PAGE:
On Feb. 6, I attended the University of Michigan’s first tri-campus summit at the UM-Flint campus, where I had the opportunity to meet inspiring, engaged students from all three campuses. I heard the stories of students from Dearborn and Flint who do so much admirable work toward social justice and equity in their communities — those of whom I wouldn’t have been able to know about otherwise.  In particular, I met students from the Flint campus who not only are committed to responding to their city’s water crisis, but are living it every day.  Unlike many of us in Ann Arbor — no matter how much we think we know or want to help in this situation — these students have the experience of going to university while in the midst of one of the most public urban crises in the United States.

For more than two years, Flint, Mich., has been on the receiving end of state-sanctioned violence. The city of about 100,000 people is about 57 percent Black/African American, and has been dealing with lead-laden water since the former emergency manager, Darnell Earley, decided to switch the water infrastructure from the Detroit supply to the Flint River.  As many of us know by now, this had dire consequences: the chemistry of the river water proved corrosive almost immediately after the switch occurred, exposing lead in many of the pipes carrying the water – a problem that continued even after the supply was switched back to Detroit in October because of the corrosion. Flint residents started reporting dirty, smelly water and health impacts (rashes, hair loss, breathing problems, burning eyes, etc.) in the first months after the switch. This was in April 2014 — almost two years ago. Since then nearly a dozen people in Flint have died of Legionnaires’ disease (positively correlated with lead exposure), all of Flint’s children are being treated as though they were exposed to unreasonably high levels of lead, the city is under a state of emergency and communities are feeling the impact of this crisis.  While community organizers and others in the Flint community resist the water crisis by supporting each other and finding ways to care for themselves, Gov. Rick Snyder and others in the state government quietly talk about reactionary solutions.

The problem I and so many others see here is that the emergency management that led to this problem in Flint is bound to the politics of race and class. Michigan’s current administration sought to — and continues to seek — ways to restrict democracy in Michigan’s urban centers. Since most white people left these centers in the decades following World War II, the cities — including Detroit, Flint, Saginaw, Pontiac and Benton Harbor — who’ve experienced emergency management have been home to majorities of people of color.  These are people who vote for their officials, like every other community in the United States, but are then are told by the state that they are not fit to choose their leaders. Would this happen in “white” cities?  I severely doubt it.

As a non-Black person of color, I write this article in solidarity with those in Flint who are critically resisting abuse in the form of water poisoning, emergency management and downright negligence — I’m close to calling it “stupidity” — on the part of Snyder and his administration. As a brown Middle Easterner, I see the state violence in Flint tied to the imperial colonialism that is tied to the history of almost every person of color in our society. I can’t be the first to find similarities between U.S. involvement in the Middle East and the politics of racial domination within our nation.  In 1953, when U.S. and British forces initiated a coup d’état to oust Iranian Prime Minister Mohammad Mosaddegh in the name of petroleum interests, they sent my family’s country down a road that led to extreme Islamist control. Iran, once a close ally to the United States, finds itself always serving Western interests. Iran, once a nation where human rights were practiced daily, has become a place where those who are suspected of being gay or of political subversion are routinely killed. Really, the white “West” has determined the course of Middle Eastern politics and economics by meddling in ways that are completely self-serving; this is why I say we still live in colonial times. And the psyche of colonization there works in the same ways here. When the white governor of a state effectively replaces the elected officials of Black-majority cities, we — Black and non-Black people of color — call out racial domination. When these emergency managers make decisions that lead to the wholesale poising of urban populations, we raise our voices against imperial colonialism. And when the same government continues charging water bills to those with tainted water — those whose well-being has been jeopardized by violent government practices — we see very clearly how unrelenting oppression can be.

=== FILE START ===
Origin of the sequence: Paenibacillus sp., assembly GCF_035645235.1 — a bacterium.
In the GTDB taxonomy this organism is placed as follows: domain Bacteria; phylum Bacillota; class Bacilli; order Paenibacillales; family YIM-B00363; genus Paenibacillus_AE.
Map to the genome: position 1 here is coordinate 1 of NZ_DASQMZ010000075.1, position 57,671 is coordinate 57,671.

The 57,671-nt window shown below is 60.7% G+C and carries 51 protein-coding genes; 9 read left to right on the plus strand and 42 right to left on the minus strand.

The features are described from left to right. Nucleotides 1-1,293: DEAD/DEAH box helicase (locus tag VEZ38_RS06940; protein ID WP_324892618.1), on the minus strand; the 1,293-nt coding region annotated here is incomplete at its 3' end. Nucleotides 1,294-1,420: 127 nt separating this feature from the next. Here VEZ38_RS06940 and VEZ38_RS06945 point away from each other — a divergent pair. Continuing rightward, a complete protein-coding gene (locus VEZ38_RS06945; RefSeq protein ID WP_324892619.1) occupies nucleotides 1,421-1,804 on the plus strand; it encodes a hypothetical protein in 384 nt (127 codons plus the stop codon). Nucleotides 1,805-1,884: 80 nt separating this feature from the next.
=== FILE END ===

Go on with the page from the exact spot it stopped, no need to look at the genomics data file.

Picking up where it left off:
I want to highlight that we people of color share common histories, and as much as the world tries to divide us — telling us that we are too dissimilar to hold a conversation, let alone struggle together or love one another — that history cannot be erased.  When the students I met at UM-Flint described their experiences, and those of others in their community, I understood where they were coming from, at least in part. Though I’m wary of co-opting racial/ethnic struggles as my own, I affirm that our oppressions are linked. Not only that, I affirm that our resistance as well as prosperity are tied to each other’s as well.  If we are to overcome racism (or the “imperialist-white supremacist-capitalist-patriarchy”) we must stand in solidarity with each other. I attest that it’s in our best interest as non-Black people of color to find points of solidarity and work in alliance with Black communities as we all carve paths in life and work toward mutual liberation.

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